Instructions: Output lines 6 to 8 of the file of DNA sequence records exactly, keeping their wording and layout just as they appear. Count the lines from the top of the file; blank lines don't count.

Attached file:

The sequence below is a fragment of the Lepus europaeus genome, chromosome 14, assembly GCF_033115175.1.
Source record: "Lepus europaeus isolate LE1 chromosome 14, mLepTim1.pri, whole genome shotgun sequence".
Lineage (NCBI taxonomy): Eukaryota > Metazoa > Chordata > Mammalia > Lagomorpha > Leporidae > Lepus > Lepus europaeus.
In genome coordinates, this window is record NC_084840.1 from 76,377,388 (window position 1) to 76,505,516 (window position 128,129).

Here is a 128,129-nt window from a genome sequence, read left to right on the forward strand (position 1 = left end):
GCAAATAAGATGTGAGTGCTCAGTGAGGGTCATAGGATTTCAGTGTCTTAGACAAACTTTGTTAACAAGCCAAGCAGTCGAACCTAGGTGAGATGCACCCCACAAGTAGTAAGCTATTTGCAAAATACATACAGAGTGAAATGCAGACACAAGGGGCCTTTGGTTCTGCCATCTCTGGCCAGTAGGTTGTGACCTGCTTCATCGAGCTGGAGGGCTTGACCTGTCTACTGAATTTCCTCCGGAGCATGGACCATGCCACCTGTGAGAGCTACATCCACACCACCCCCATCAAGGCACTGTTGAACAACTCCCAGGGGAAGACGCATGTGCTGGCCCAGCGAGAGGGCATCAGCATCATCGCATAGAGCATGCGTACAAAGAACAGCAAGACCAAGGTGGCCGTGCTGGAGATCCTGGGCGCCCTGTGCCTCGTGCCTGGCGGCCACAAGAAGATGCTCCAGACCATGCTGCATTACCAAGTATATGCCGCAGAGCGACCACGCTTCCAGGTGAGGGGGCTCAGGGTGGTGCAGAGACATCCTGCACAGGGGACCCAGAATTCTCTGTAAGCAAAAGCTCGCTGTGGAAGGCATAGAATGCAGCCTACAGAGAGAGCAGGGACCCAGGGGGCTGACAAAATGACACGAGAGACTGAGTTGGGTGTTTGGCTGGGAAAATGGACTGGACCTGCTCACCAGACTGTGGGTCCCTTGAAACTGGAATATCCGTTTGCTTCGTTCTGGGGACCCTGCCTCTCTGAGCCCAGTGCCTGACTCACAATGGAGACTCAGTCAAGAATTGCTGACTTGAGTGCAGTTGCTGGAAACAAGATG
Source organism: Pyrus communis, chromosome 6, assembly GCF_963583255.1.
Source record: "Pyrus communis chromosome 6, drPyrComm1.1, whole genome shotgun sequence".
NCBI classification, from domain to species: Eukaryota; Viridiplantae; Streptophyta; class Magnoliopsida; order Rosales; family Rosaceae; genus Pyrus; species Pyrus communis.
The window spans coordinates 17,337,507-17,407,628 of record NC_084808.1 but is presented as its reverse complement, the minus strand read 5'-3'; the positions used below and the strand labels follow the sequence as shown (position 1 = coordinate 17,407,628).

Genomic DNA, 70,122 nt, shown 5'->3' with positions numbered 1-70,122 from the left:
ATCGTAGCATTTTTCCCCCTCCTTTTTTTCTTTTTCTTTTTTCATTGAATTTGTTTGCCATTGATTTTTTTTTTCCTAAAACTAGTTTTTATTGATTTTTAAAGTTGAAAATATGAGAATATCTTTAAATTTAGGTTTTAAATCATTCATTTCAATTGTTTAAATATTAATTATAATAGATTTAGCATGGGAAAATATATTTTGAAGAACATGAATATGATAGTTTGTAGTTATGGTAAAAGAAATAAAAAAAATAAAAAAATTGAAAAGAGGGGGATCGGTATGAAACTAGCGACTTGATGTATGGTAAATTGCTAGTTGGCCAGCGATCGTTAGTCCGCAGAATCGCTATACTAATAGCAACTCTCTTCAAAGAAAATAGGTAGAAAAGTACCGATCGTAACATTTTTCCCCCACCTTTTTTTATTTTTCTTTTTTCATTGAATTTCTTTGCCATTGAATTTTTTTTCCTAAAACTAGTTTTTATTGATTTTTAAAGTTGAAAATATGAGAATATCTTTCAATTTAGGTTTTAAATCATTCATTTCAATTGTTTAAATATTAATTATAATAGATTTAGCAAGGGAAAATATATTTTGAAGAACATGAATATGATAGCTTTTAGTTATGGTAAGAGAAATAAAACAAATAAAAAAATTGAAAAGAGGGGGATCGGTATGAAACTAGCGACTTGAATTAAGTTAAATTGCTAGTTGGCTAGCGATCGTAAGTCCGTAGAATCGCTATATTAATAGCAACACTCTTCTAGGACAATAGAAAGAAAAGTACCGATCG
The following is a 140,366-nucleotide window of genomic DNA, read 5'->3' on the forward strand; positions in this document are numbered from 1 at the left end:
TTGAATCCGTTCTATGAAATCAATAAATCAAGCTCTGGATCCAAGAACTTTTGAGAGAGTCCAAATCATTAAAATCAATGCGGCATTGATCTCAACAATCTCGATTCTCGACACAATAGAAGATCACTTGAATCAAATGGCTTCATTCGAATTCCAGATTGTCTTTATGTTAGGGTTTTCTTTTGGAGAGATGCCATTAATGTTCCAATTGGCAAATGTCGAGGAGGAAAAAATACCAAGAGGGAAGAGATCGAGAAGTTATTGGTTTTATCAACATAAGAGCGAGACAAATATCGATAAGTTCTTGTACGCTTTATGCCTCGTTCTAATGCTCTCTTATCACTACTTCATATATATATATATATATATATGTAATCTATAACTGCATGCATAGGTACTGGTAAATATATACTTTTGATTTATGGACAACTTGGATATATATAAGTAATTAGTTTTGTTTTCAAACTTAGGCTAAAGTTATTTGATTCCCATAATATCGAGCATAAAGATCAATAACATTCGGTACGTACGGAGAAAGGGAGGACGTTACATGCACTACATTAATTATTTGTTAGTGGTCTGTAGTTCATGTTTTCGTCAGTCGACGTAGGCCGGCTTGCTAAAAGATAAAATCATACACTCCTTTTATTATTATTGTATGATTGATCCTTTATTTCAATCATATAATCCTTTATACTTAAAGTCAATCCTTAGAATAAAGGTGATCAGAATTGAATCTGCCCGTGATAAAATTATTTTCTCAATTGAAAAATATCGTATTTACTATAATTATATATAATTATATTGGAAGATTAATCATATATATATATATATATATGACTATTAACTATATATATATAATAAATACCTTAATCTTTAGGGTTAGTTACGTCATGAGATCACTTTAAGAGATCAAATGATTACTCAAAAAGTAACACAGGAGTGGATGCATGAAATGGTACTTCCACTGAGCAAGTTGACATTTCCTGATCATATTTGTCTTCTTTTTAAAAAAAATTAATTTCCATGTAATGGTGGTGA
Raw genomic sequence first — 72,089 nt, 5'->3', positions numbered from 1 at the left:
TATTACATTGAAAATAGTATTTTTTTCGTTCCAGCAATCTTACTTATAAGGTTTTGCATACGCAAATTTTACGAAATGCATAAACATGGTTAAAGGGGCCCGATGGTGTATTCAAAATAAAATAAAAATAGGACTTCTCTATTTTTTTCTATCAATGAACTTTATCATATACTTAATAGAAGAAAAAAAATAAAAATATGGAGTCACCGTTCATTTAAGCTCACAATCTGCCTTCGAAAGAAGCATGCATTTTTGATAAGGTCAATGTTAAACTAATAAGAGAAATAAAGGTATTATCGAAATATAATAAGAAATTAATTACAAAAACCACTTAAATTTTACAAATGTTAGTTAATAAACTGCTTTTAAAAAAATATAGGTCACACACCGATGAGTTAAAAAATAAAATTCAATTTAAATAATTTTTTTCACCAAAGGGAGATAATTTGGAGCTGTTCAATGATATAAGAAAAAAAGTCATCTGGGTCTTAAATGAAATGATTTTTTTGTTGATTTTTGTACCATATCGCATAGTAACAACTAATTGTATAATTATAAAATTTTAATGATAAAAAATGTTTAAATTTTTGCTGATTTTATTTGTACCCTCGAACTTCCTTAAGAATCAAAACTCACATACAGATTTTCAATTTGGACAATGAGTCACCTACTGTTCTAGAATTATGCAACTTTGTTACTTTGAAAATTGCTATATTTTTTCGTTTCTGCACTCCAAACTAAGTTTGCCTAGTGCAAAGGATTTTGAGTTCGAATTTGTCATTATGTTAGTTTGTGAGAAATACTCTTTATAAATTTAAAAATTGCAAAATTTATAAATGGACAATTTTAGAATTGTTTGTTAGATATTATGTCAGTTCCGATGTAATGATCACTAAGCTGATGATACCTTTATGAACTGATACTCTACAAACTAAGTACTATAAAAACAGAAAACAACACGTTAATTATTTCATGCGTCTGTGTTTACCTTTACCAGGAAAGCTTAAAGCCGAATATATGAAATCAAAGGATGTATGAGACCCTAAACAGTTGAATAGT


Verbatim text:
GCAAATAAGATGTGAGTGCTCAGTGAGGGTCATAGGATTTCAGTGTCTTAGACAAACTTTGTTAACAAGCCAAGCAGTCGAACCTAGGTGAGATGCACCCCACAAGTAGTAAGCTATTTGCAAAATACATACAGAGTGAAATGCAGACACAAGGGGCCTTTGGTTCTGCCATCTCTGGCCAGTAGGTTGTGACCTGCTTCATCGAGCTGGAGGGCTTGACCTGTCTACTGAATTTCCTCCGGAGCATGGACCATGCCACCTGTGAGAGCTACATCCACACCACCCCCATCAAGGCACTGTTGAACAACTCCCAGGGGAAGACGCATGTGCTGGCCCAGCGAGAGGGCATCAGCATCATCGCATAGAGCATGCGTACAAAGAACAGCAAGACCAAGGTGGCCGTGCTGGAGATCCTGGGCGCCCTGTGCCTCGTGCCTGGCGGCCACAAGAAGATGCTCCAGACCATGCTGCATTACCAAGTATATGCCGCAGAGCGACCACGCTTCCAGGTGAGGGGGCTCAGGGTGGTGCAGAGACATCCTGCACAGGGGACCCAGAATTCTCTGTAAGCAAAAGCTCGCTGTGGAAGGCATAGAATGCAGCCTACAGAGAGAGCAGGGACCCAGGGGGCTGACAAAATGACACGAGAGACTGAGTTGGGTGTTTGGCTGGGAAAATGGACTGGACCTGCTCACCAGACTGTGGGTCCCTTGAAACTGGAATATCCGTTTGCTTCGTTCTGGGGACCCTGCCTCTCTGAGCCCAGTGCCTGACTCACAATGGAGACTCAGTCAAGAATTGCTGACTTGAGTGCAGTTGCTGGAAACAAGATG
Source organism: Pyrus communis, chromosome 6, assembly GCF_963583255.1.
Source record: "Pyrus communis chromosome 6, drPyrComm1.1, whole genome shotgun sequence".